Contact US

Log In

Come Join Us!

Are you an
Engineering professional?
Join Eng-Tips Forums!
  • Talk With Other Members
  • Be Notified Of Responses
    To Your Posts
  • Keyword Search
  • One-Click Access To Your
    Favorite Forums
  • Automated Signatures
    On Your Posts
  • Best Of All, It's Free!

*Eng-Tips's functionality depends on members receiving e-mail. By joining you are opting in to receive e-mail.

Posting Guidelines

Promoting, selling, recruiting, coursework and thesis posting is forbidden.

Students Click Here

bifilar vibrations 3P

bifilar vibrations 3P

bifilar vibrations 3P

I´ve began to work on the Sikorsky S76 just a couple of months ago and have a question.
Where could I find info about bifilar vibrations and the way the S76 dampens them.
I´ve seen in the configuration that it has a damper consisting of four masses with an excentrical movement. The problem is that this kind of vibration is absolutely new for me. My experience is with the Superpuma model from Eurocopter, and the only vibrations there where the ones from tail and main rotors. Don´t know how does it appear nor the mechanism to reduce it.


RE: bifilar vibrations 3P

Thanks a lot for your response. It´s been very useful.
Anyway I still have a question not answered in that forum (better said answered but not understood).
As it seems when the blade makes it´s way through the air it passes from bearing more to less weight in one roll.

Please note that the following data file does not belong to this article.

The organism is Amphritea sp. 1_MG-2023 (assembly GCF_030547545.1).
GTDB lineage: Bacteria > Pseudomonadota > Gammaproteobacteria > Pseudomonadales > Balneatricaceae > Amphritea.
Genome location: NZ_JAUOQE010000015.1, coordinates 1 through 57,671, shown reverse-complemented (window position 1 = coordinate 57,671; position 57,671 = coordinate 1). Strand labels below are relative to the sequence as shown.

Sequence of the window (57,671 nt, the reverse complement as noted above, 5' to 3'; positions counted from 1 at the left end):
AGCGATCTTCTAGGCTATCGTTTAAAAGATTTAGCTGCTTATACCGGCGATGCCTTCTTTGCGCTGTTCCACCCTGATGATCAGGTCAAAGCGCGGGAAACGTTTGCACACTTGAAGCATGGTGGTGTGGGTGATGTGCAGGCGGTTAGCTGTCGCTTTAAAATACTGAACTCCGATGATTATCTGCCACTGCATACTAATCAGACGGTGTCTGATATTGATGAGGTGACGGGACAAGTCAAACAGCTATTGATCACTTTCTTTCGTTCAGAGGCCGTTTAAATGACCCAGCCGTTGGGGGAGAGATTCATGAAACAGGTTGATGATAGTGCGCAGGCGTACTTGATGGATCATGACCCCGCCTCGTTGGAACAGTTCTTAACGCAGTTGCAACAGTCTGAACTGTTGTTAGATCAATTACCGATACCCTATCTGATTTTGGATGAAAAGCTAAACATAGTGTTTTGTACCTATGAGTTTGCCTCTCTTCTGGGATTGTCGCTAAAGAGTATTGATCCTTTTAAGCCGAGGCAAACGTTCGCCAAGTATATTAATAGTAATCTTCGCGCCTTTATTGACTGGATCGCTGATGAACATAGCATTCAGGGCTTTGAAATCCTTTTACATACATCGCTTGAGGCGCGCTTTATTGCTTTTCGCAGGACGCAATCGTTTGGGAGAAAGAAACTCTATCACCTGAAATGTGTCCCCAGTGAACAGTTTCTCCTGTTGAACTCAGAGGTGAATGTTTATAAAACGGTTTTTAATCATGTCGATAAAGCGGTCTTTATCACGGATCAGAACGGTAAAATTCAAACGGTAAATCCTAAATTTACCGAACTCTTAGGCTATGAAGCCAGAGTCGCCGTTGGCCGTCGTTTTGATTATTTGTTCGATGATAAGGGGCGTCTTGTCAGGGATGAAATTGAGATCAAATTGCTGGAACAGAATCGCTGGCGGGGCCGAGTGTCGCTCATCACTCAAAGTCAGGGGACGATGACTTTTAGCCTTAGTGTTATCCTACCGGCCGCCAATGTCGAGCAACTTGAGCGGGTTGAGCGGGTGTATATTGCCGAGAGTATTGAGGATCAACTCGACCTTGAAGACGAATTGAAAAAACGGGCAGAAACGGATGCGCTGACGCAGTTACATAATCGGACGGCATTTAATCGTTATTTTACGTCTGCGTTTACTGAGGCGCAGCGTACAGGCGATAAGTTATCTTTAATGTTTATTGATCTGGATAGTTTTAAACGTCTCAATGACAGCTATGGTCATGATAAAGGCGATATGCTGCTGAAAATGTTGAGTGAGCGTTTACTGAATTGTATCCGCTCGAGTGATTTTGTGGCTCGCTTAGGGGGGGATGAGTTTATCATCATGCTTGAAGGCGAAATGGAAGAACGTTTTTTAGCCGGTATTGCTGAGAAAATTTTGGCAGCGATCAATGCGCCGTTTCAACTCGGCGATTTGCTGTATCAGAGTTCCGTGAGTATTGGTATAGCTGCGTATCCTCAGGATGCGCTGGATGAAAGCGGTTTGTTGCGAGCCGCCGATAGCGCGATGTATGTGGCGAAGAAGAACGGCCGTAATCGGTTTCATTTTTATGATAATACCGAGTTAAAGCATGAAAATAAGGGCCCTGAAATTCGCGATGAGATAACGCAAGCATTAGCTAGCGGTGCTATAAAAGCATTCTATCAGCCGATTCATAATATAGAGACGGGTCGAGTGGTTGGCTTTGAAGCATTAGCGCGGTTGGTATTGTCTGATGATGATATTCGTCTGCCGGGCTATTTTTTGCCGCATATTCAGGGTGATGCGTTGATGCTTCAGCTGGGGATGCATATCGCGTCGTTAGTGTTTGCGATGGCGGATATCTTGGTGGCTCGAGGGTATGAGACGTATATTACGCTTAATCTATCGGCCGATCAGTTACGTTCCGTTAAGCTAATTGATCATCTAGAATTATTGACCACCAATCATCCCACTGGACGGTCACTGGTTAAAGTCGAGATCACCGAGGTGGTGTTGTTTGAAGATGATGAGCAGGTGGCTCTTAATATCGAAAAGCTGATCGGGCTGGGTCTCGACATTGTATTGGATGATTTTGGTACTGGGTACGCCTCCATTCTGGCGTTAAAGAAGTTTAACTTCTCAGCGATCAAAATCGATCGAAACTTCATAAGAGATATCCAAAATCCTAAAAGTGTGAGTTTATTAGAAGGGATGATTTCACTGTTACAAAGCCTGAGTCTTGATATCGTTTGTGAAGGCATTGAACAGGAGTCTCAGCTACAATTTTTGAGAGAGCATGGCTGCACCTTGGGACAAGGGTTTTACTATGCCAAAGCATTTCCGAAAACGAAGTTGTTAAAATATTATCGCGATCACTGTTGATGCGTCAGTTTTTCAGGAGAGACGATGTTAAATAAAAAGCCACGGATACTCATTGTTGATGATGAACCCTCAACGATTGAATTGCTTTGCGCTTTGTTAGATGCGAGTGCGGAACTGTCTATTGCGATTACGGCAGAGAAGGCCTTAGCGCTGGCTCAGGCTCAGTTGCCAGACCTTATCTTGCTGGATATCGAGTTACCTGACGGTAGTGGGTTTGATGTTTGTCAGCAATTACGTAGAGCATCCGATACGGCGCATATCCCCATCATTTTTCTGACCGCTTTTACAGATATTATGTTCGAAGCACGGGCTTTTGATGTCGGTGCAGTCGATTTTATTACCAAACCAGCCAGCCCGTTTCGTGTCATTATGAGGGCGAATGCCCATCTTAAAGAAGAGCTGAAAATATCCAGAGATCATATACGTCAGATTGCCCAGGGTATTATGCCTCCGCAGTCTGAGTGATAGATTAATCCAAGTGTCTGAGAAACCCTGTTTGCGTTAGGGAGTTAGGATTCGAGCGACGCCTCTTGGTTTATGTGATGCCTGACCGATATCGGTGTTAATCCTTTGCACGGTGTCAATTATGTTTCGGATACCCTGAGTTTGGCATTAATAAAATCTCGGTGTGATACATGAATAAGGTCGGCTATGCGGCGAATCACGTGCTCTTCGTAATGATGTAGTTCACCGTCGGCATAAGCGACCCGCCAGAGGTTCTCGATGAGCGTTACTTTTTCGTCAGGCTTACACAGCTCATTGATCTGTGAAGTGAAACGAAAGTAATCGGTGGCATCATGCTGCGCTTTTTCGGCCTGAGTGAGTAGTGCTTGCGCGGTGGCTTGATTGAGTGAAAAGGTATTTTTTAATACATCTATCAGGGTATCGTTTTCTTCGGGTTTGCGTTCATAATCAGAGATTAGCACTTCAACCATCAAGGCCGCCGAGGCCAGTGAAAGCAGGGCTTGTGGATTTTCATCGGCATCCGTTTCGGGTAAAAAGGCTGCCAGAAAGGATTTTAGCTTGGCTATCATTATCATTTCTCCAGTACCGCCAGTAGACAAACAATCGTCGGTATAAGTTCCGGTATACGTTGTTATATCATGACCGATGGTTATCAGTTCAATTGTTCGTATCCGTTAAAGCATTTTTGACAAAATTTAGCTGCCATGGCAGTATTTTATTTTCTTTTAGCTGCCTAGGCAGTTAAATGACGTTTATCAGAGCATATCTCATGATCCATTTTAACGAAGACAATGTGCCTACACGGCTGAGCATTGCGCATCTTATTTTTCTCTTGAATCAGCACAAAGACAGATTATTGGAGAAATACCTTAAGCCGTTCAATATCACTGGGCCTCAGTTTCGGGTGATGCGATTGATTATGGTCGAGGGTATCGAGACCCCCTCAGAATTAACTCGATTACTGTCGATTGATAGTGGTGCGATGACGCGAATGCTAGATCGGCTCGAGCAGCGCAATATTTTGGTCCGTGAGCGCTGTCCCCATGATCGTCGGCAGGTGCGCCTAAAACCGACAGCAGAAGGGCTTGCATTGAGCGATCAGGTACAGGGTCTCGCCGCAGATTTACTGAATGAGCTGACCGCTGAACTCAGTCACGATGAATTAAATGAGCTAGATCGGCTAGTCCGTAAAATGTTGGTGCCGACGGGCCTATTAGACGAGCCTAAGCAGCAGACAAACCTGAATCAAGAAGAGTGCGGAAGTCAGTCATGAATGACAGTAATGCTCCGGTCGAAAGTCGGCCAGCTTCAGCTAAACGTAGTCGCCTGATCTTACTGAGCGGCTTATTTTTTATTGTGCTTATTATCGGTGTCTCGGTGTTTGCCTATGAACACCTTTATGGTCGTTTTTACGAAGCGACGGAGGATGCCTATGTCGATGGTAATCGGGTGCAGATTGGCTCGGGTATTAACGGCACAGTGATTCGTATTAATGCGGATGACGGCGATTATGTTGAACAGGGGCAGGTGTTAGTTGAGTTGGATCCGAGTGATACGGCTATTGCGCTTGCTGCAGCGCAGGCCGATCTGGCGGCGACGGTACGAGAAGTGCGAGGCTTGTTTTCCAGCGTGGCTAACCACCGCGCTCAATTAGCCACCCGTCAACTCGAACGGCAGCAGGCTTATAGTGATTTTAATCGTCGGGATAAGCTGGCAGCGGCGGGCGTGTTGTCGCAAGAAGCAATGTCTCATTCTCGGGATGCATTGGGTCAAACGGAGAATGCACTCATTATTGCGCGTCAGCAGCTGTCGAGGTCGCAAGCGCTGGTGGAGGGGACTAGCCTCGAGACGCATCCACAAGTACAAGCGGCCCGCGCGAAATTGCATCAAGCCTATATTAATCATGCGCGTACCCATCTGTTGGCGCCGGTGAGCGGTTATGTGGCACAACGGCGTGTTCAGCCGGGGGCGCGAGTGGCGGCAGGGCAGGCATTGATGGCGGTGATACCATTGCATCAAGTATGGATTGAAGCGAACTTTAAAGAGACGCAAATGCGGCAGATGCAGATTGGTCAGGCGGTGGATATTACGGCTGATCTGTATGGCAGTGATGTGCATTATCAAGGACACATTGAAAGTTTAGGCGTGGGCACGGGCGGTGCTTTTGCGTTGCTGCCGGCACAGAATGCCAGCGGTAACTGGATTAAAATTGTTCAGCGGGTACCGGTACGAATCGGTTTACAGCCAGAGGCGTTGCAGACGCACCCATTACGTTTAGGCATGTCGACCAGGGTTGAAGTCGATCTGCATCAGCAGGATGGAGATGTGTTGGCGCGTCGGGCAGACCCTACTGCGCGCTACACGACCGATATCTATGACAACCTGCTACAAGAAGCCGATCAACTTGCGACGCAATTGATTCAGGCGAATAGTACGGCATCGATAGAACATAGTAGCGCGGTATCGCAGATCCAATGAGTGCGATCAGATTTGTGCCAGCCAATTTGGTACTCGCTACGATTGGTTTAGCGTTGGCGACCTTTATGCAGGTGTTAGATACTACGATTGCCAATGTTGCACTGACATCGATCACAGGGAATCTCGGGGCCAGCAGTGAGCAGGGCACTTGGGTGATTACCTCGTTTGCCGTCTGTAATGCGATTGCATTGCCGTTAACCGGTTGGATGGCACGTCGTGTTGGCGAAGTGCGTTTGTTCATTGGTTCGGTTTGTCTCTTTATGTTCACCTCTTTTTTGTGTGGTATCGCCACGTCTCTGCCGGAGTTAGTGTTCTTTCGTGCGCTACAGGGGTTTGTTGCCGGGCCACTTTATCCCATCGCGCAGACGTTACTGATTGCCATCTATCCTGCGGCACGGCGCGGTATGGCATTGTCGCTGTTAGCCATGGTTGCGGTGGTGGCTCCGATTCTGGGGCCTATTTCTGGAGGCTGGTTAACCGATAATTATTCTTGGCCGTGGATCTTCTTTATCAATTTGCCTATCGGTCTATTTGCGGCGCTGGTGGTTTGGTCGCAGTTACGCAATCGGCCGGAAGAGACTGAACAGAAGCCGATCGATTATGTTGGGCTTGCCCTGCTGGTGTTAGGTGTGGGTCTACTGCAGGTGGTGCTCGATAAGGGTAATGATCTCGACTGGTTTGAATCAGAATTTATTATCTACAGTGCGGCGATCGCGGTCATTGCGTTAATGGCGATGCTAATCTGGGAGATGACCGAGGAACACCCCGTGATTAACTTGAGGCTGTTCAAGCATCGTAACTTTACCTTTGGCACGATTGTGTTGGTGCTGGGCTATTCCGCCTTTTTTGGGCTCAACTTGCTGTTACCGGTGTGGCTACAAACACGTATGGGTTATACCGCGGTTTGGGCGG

Multiplied by the number of blades makes it normal to have n excitement cycles in one roll (or at least an armonical number)
So... why do the dampers work on n+1/n-1?

Red Flag This Post

Please let us know here why this post is inappropriate. Reasons such as off-topic, duplicates, flames, illegal, vulgar, or students posting their homework.

Red Flag Submitted

Thank you for helping keep Eng-Tips Forums free from inappropriate posts.
The Eng-Tips staff will check this out and take appropriate action.

Reply To This Thread

Posting in the Eng-Tips forums is a member-only feature.

Click Here to join Eng-Tips and talk with other members! Already a Member? Login


Close Box

Join Eng-Tips® Today!

Join your peers on the Internet's largest technical engineering professional community.
It's easy to join and it's free.

Here's Why Members Love Eng-Tips Forums:

Register now while it's still free!

Already a member? Close this window and log in.

Join Us             Close